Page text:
Thursday, July 26, 2012

Finding Our Way Home by Charlene Baumbich

This was the first book I've read by Charlene Baumbich and I think it's the third in her Snowglobe Connections series, though it wasn't hard to follow at all without having read the first two.  The story is about two very different women, Sasha and Evelyn. Sasha is a 37-year-old  injured ballet dancer who moves back to her childhood home in a small town in Minnesota to recuperate and Evelyn is the 19-year-old she hires to cook, drive her to appointments, etc.  Sasha was injured during a performance and doesn't know if she'll recuperate enough to get around easily, much less dance again.  She leaves her family and friends abruptly in Boston and cuts herself off from all who care about her. A lot of her story focuses on her memories of dancing, her joy at watching birds play outside her window in a half-melted frying pan and her depression over the change in her life, though the story isn't depressing.

By contrast, Evelyn is an optimistic, newly-engaged girl who tells it like it is.  She's a tomboy to Sasha's femininity, loud to her quiet, large to her small frame. She works at bringing Sasha out of herself to engage with the world again. She loves to read nonfiction about anything, so it was interesting to see what she'd be reading about next, from chicken coops to Einstein. She doesn't want to go to college in the fall because of wanting to be near her fiance Jorden, whom her parents don't approve of. The story took turns letting us see how each woman viewed the world.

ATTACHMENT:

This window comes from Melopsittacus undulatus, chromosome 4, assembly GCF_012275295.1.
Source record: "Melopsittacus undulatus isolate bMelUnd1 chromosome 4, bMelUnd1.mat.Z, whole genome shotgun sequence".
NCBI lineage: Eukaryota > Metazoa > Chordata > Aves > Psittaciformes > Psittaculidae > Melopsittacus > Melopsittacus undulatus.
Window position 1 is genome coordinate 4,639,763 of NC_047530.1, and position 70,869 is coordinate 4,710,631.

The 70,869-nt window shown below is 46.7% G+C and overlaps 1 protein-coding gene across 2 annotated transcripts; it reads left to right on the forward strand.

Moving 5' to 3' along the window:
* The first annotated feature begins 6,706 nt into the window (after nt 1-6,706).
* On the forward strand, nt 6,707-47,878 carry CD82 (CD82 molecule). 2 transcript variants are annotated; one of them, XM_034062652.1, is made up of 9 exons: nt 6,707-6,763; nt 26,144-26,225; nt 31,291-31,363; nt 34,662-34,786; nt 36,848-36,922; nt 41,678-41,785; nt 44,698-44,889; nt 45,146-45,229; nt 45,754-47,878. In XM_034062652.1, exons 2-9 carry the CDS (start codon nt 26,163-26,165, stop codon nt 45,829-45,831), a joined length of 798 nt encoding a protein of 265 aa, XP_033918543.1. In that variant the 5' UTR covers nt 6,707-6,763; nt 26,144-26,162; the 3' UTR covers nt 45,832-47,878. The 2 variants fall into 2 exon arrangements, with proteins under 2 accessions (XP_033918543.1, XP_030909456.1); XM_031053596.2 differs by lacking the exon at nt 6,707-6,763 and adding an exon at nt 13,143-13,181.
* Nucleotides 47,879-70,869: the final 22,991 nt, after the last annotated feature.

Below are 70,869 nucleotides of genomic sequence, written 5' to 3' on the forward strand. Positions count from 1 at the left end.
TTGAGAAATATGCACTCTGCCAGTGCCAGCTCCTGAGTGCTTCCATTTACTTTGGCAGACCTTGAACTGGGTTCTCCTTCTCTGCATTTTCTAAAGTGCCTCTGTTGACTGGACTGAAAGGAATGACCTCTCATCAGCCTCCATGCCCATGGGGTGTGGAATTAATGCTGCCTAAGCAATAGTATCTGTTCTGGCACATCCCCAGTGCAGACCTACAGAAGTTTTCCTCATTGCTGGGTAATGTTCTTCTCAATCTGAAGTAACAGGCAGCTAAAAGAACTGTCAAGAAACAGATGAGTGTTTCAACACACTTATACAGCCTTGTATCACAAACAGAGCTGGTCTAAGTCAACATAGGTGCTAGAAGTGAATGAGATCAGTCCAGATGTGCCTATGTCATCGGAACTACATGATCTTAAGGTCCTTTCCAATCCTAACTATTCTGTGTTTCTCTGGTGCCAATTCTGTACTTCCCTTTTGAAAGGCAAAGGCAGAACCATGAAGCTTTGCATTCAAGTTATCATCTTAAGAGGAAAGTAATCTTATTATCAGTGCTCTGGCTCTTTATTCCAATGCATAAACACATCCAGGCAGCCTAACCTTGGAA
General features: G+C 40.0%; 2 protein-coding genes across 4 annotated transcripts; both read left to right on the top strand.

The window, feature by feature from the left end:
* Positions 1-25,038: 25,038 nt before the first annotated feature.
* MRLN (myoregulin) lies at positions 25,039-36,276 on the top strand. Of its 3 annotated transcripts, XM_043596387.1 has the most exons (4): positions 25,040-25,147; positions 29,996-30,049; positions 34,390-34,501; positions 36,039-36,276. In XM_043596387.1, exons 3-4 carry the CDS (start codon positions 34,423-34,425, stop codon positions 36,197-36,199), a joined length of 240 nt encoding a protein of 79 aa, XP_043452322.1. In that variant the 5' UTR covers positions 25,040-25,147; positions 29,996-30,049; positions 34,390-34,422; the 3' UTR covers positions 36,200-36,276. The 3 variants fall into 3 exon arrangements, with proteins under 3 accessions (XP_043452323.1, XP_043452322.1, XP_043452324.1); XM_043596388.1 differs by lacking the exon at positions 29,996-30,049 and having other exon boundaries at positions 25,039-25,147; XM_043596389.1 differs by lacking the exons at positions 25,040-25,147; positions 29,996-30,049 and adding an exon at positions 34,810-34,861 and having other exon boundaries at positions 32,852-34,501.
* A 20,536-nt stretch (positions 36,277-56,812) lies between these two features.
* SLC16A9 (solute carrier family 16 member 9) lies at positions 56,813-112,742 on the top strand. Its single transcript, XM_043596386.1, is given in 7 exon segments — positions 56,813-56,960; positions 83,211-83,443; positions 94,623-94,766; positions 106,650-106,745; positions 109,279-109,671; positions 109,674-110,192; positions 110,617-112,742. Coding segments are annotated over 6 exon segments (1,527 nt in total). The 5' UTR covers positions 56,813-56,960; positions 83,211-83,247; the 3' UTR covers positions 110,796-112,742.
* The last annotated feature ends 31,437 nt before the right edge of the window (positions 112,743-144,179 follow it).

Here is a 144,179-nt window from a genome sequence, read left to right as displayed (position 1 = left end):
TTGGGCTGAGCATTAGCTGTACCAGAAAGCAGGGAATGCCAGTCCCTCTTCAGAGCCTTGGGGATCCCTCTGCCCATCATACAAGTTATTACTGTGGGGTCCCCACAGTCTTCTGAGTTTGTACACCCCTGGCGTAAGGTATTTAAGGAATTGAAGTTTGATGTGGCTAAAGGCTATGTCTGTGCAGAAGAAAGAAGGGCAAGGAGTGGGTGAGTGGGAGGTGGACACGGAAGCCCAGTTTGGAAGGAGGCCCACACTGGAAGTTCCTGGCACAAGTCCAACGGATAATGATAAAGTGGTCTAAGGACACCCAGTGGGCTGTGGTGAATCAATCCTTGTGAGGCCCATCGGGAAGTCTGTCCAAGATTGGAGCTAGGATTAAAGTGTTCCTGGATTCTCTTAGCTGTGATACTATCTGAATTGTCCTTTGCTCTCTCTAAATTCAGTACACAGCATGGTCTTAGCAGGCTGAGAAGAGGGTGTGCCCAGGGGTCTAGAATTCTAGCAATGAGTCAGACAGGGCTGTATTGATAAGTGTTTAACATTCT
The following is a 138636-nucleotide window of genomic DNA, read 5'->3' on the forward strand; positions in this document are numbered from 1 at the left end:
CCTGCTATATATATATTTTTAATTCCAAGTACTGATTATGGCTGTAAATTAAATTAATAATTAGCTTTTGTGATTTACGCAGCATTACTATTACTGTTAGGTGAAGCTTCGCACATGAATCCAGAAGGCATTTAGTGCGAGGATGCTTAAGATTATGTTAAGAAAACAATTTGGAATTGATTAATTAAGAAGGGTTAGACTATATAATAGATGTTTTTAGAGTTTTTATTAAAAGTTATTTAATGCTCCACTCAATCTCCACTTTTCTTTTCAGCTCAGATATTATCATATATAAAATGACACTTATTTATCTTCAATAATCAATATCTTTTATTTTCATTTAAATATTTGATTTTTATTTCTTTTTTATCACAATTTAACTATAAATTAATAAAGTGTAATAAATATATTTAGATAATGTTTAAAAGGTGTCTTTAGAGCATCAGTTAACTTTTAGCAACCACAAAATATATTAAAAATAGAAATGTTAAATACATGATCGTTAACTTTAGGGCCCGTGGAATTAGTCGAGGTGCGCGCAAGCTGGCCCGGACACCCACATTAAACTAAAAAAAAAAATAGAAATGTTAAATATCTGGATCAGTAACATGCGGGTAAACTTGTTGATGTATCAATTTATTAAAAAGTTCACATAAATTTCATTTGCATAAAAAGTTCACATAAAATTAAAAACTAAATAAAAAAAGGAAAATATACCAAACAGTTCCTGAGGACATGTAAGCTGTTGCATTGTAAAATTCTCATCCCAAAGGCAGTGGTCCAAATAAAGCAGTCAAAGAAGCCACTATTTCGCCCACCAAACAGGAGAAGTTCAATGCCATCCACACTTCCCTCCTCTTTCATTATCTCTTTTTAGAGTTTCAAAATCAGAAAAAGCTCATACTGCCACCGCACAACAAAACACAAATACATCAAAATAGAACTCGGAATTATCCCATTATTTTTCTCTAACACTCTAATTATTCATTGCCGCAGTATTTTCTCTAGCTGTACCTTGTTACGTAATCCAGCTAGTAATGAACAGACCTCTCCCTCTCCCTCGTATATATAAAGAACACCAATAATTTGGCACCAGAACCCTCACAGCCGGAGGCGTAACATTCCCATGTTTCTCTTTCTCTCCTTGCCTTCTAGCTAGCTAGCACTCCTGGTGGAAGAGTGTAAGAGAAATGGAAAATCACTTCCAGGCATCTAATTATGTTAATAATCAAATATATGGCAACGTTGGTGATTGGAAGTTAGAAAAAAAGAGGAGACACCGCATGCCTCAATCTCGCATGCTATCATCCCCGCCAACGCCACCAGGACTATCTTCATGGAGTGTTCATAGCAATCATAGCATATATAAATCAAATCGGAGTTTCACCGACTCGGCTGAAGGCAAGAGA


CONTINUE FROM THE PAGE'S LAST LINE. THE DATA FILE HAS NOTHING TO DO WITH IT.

I found myself slightly bored with this story. I'm not interested in ballet or bird-watching and there were quite a few parts describing both. I really liked Evelyn and her take on the world.  She's very wise and I think a lot of people could learn a lot from her.  I liked Sasha too, and I thought her attitude was understandable considering what she had to deal with, but it just wasn't as much fun to be in her head. The book was well-written, but tended to ramble a bit about the birds and one other passage where a character was evaluating possible scenarios went on for quite a while. The parts about the snowglobe were pretty strange and seemed to border on it being used as a charm, which seemed unnecessary. However, I really liked the theme of "grace to cover everything" that ran through the book.  It ended up being an encouraging book.  I'd be interested in checking out the other two books since I assume they would be about different topics.  I was given a free copy of this book by Waterbrook Multnomah in exchange for an honest review.

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